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Technology resistance and globalisation with trade unions: the choice between employment protection and flexicurity

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  • Lommerud, Kjell Erik

    ()
    (University of Bergen, Department of Economics)

  • Straume, Odd Rune

    ()
    (University of Minho, Department of Economics and NIPE)

Abstract

We analyse how different labour market institutions — employment protection versus ‘flexicurity’ — affect technology adoption in unionised firms. The analysis is cast in a setting of corporate globalisation, where domestic unionised labour face the double threat of labour-saving technological innovations and international outsourcing of domestic production. In the main part of the analysis, we analyse trade unions’ incentives to oppose or endorse the adoption of new technology. Our main result is that both weaker employment protection and a higher reservation wage for unionsed workers (interpreted as increased ‘flexicurity’) contribute to making trade unions more willing to accept labour-saving technological change. Furthermore, these effects are reinforced by globalisation. In an extension to the main analysis, we endogenise the technological progress by studying firms’ incentives to invest in new technology and find that these incentives are also generally strengthened in a labour market with more ‘flexicurity’.

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Bibliographic Info

Paper provided by University of Bergen, Department of Economics in its series Working Papers in Economics with number 13/07.

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Length: 30 pages
Date of creation: 30 Oct 2007
Date of revision:
Handle: RePEc:hhs:bergec:2007_013

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Postal: Institutt for økonomi, Universitetet i Bergen, Postboks 7802, 5020 Bergen, Norway
Phone: (+47)55589200
Fax: (+47)55589210
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Web page: http://www.uib.no/econ/en
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Keywords: Technology adoption; Globalisation; Trade unions; Employment protection; Flexicurity.;

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  1. Andrea Ichino & Regina T. Riphahn, 2001. "The Effect of Employment Protection on Worker Effort. A Comparison of Absenteeism During and After Probation," CESifo Working Paper Series 596, CESifo Group Munich.
  2. Daron Acemoglu & Robert Shimer, 1999. "Productivity Gains from Unemployment Insurance," NBER Working Papers 7352, National Bureau of Economic Research, Inc.
  3. Oswald, Andrew J, 1985. " The Economic Theory of Trade Unions: An Introductory Survey," Scandinavian Journal of Economics, Wiley Blackwell, vol. 87(2), pages 160-93.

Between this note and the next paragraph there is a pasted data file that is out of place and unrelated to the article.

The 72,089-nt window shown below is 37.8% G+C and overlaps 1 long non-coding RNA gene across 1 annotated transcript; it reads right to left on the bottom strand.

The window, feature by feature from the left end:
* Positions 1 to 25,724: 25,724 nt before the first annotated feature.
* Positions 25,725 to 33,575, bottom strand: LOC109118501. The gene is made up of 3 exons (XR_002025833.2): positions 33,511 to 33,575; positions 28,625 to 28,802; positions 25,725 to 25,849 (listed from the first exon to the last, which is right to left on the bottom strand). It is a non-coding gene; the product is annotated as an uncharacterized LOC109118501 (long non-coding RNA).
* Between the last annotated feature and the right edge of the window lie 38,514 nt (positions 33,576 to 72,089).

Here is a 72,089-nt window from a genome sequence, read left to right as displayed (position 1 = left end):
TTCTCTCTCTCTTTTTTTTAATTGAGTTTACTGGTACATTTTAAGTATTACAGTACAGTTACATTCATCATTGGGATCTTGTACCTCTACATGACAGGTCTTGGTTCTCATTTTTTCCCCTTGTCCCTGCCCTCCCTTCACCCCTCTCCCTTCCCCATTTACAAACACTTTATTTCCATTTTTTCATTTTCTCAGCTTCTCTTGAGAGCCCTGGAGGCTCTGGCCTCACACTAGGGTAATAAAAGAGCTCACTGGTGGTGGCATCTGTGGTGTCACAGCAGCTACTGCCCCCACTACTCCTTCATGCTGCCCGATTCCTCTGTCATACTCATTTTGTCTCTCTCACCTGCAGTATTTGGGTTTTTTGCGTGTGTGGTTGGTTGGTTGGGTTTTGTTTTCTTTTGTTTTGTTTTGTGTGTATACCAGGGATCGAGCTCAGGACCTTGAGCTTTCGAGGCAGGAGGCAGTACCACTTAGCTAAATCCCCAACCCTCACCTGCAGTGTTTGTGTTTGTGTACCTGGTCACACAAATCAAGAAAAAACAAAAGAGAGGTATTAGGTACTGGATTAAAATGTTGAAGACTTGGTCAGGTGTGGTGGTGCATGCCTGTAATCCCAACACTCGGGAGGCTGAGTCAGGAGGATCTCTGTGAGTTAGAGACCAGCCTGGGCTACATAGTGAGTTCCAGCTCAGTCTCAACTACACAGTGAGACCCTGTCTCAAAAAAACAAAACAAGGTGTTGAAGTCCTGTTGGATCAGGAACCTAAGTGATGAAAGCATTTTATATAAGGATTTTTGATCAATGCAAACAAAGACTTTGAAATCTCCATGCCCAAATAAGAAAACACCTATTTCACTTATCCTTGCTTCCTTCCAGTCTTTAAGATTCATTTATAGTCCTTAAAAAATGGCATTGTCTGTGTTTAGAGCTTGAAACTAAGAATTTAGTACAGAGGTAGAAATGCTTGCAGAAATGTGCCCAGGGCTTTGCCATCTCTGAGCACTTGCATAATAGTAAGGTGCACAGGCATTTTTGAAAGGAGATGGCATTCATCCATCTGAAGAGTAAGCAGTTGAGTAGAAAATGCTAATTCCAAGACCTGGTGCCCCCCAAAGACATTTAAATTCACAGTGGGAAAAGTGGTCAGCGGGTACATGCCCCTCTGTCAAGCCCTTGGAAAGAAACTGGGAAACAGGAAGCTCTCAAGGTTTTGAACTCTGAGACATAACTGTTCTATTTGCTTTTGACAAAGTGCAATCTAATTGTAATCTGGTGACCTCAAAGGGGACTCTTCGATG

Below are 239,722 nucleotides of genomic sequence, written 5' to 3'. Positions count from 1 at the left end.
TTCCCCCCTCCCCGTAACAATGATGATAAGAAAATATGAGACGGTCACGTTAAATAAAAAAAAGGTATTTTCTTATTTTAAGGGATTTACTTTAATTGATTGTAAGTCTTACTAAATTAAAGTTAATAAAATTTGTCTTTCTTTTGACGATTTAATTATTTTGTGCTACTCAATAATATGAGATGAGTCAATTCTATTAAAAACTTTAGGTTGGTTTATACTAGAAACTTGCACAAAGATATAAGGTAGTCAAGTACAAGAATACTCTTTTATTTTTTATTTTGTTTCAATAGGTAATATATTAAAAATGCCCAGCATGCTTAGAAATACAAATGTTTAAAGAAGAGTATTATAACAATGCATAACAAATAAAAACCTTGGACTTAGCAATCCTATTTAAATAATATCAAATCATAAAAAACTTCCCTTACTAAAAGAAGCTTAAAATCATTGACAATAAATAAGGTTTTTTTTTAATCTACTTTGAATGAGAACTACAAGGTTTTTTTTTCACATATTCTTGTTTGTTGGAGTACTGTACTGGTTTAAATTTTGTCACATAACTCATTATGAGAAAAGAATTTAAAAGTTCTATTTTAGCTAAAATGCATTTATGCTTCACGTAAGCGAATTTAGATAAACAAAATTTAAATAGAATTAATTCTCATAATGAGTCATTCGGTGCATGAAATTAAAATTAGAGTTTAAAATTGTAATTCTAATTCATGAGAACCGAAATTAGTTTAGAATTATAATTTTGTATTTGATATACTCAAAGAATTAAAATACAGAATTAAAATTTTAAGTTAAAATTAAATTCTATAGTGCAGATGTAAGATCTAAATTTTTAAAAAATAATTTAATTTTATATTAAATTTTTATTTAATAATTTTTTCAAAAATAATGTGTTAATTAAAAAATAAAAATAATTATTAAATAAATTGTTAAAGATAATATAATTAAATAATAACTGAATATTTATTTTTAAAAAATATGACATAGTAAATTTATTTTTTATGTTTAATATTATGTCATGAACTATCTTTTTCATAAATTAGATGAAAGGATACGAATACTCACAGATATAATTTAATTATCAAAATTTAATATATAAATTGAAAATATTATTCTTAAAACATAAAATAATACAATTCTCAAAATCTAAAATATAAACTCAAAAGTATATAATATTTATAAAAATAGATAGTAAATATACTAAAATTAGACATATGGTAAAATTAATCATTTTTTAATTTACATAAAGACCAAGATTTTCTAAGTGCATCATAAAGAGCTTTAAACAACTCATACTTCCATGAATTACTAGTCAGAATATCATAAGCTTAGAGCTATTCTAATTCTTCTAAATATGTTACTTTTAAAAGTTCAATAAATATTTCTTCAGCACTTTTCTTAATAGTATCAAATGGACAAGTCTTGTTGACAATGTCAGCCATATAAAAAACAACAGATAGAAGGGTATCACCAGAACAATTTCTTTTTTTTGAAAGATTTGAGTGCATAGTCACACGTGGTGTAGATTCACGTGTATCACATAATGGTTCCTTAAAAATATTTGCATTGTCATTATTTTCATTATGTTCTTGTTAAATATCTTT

4. Gerda Dewit & Dermot Leahy & Catia Montagna, 2003. "Employment Protection and Globalisation in Dynamic Oligopoly," Dundee Discussion Papers in Economics 137, Economic Studies, University of Dundee.
  5. Justus Haucap & Christian Wey, 2004. "Unionisation Structures and Innovation Incentives," Discussion Papers of DIW Berlin 398, DIW Berlin, German Institute for Economic Research.
  6. Sebastian G. Kessing, 2006. "Employment Protection and Product Market Competition," Scandinavian Journal of Economics, Wiley Blackwell, vol. 108(2), pages 339-352, 07.
  7. Hassler, John & Rodríguez Mora, José Vicente, 2007. "Unemployment insurance design: inducing moving and retraining," Discussion Paper Series In Economics And Econometrics 0702, Economics Division, School of Social Sciences, University of Southampton.
  8. Tito Boeri & J. Ignacio Conde-Ruiz & Vincenzo Galasso, 2006. "The Political Economy of Flexicurity," Working Papers 2006-15, FEDEA.
  9. Lommerud, Kjell Erik & Meland, Frode & Straume, Odd Rune, 2005. "Globalisation and union opposition to technological change," Working Papers in Economics 01/05, University of Bergen, Department of Economics.
  10. Lazear, Edward P, 1990. "Job Security Provisions and Employment," The Quarterly Journal of Economics, MIT Press, vol. 105(3), pages 699-726, August.
  11. Calabuig, Vicente & Gonzalez-Maestre, Miguel, 2002. "Union structure and incentives for innovation," European Journal of Political Economy, Elsevier, vol. 18(1), pages 177-192, March.
  12. Dowrick, Steve & Spencer, Barbara J, 1994. "Union Attitudes to Labor-Saving Innovation: When Are Unions Luddites?," Journal of Labor Economics, University of Chicago Press, vol. 12(2), pages 316-44, April.
  13. Moene, Karl Ove & Wallerstein, Michael, 1997. "Pay Inequality," Journal of Labor Economics, University of Chicago Press, vol. 15(3), pages 403-30, July.
  14. Bentolila, Samuel & Bertola, Giuseppe, 1990. "Firing Costs and Labour Demand: How Bad Is Eurosclerosis?," Review of Economic Studies, Wiley Blackwell, vol. 57(3), pages 381-402, July.
  15. Jo Blanden & Stephen Machin & John Van Reenen, 2006. "Have Unions Turned the Corner? New Evidence on Recent Trends in Union Recognition in UK Firms," British Journal of Industrial Relations, London School of Economics, vol. 44(2), pages 169-190, 06.
  16. Agell, Jonas & Lommerud, Kjell Erik, 1993. " Egalitarianism and Growth," Scandinavian Journal of Economics, Wiley Blackwell, vol. 95(4), pages 559-79, December.
  17. Manning, Alan, 1987. "An Integration of Trade Union Models in a Sequential Bargaining Framework," Economic Journal, Royal Economic Society, vol. 97(385), pages 121-39, March.
  18. Robert W. Staiger, 1988. "Organized Labor and the Scope of International Specialization," NBER Working Papers 2514, National Bureau of Economic Research, Inc.
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